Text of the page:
5.) Do you have any final words of wisdom for visiting or incoming students to your school?
Walk in the woods, swim in the creeks, sled down south lawn. Go outside and appreciate the landscape.
1.) Describe the academics at your school - what did you like most about it?
The academics at Westtown are taught in two distinct ways. The first is a harkness-style, discussion based class. Most humanities classes are taught this way. The teacher will provide reading, questions, and guidance, as the students discuss the reading, address the questions, and responding to one another. Most religion classes use this format, and some history and english classes. There are a LOT of interesting english and religion electives, and I personally had bad luck with history courses, but I know other people took classes that they enjoyed. I found the workload completely manageable, although there were times, when I had to prioritize some classes over others, but life is like that and I am glad I learned that at Westtown. Science and Math classes are on the other side of the structure dichotomy. Those classes are taught in lecture style. I went to class, took notes, practiced for homework, and was quizzed and tested on my knowledge. Science classes have the added factor of labs and projects. I found that in the science department, the advanced classes were slightly too advanced for me, but that the regular classes moved far too slowly. Language classes stood somewhere in between these two teaching styles. They were mostly lecture style in lower levels, but with more frequent projects. In advanced levels we graduated to having harkness discussions and longer readings in the language. I studied Spanish, so I cannot speak to the other languages.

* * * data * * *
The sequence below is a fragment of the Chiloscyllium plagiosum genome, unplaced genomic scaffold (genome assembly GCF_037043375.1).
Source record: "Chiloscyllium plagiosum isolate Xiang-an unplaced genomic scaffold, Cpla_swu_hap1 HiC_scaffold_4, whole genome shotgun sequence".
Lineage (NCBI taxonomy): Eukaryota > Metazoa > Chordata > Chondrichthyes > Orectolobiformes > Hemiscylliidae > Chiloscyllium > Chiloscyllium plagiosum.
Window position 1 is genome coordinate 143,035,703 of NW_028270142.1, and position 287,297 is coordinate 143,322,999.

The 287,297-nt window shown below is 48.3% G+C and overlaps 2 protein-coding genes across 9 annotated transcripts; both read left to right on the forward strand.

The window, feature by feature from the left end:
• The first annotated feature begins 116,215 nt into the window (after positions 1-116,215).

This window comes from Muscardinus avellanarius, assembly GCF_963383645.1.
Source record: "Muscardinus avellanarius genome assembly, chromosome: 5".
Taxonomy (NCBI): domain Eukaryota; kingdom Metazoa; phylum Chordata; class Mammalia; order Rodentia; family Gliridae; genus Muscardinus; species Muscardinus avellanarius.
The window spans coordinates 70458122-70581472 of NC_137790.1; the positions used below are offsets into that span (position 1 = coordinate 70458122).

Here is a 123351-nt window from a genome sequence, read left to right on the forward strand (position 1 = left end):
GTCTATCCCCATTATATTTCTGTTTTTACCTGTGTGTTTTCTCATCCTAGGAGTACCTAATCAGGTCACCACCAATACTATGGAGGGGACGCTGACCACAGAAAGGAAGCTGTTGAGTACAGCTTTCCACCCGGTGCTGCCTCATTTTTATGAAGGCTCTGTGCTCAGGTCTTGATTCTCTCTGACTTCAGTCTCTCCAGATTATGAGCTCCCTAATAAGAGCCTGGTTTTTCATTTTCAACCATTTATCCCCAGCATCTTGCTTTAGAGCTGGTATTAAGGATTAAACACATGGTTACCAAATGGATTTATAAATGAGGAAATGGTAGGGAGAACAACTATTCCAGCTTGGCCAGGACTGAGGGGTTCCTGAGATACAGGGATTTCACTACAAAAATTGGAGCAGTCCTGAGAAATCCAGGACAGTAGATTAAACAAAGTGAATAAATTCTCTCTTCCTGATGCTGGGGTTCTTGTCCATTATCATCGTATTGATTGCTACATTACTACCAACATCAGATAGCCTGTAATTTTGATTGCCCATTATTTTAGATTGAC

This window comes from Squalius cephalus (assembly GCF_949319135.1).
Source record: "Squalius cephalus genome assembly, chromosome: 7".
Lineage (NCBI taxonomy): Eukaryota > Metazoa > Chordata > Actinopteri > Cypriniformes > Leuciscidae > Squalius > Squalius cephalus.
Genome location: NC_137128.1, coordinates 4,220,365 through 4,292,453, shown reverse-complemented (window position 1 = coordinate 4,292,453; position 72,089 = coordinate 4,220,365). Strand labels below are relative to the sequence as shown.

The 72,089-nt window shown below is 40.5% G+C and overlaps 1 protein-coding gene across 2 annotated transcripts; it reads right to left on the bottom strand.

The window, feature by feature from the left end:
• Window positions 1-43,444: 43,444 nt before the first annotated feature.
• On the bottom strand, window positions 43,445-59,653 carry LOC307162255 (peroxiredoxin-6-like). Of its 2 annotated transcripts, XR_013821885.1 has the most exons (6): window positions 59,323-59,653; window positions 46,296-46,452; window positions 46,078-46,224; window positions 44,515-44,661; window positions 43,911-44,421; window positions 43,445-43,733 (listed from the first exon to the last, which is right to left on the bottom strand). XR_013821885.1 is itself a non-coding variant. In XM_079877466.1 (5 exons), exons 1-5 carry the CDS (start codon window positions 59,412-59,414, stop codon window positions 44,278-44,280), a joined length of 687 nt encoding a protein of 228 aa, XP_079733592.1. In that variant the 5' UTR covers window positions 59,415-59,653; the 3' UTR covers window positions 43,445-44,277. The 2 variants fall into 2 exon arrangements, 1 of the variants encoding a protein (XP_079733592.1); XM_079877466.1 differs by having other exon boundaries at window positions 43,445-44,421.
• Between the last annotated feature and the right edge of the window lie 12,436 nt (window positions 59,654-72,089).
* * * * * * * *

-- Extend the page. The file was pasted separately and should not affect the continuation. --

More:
1.) Describe the athletics at your school - what did you like most about it?
In my first 2 years of high school, I was very serious about ballet, so I was able to do an "independent sport" I went 6 days a week to a ballet company near school and was credited for my sport through that. In my second two years, I did a variety of different activities instead of a competitive sport. I know that they have changed the rules now so that team based athletics are required, but I was able to choreograph two musicals, manage the field hockey team, and garden at the farm in place of a team sport.
1.) Describe the arts program at your school - what did you like most about it?
I was fortunate to be able to take most of the visual arts classes provided at Westtown. In my senior year I stopped taking a language, math, and science, in order to focus more seriously on arts and humanities. I found all of those classes to be extremely engaging and versatile. I was able to put my own spin on the projects, focus in on what I was interested in, and do extra projects in my free time. The theater program also allowed me to be involved in whatever capacity I wanted. I was able to help with make-up, hair, costumes, and I even helped to win a Cappie (high school version of the Tony awards) for the choreography of the musical Pippin. I was never involved in the Music Program because I am painfully cursed with tone-deafness.
1.) Describe the extracurriculars offered at your school - what did you like most about it?
I found the clubs at Westtown to be varied in their involvement, activity, and time commitment. Some clubs require weekly attendance, some only expect a little help with a bake sale once a semester, and others have one huge event that they plan each year. It is definitely possible to start a club from the ground up, with some motivation and commitment. The clubs that were most active while I attended Westtown were The Rainbow Alliance, Black Student Union, Green Coalition, and Jewish Student Union.
1.) Describe the dorm life in your school - what did you like most about it?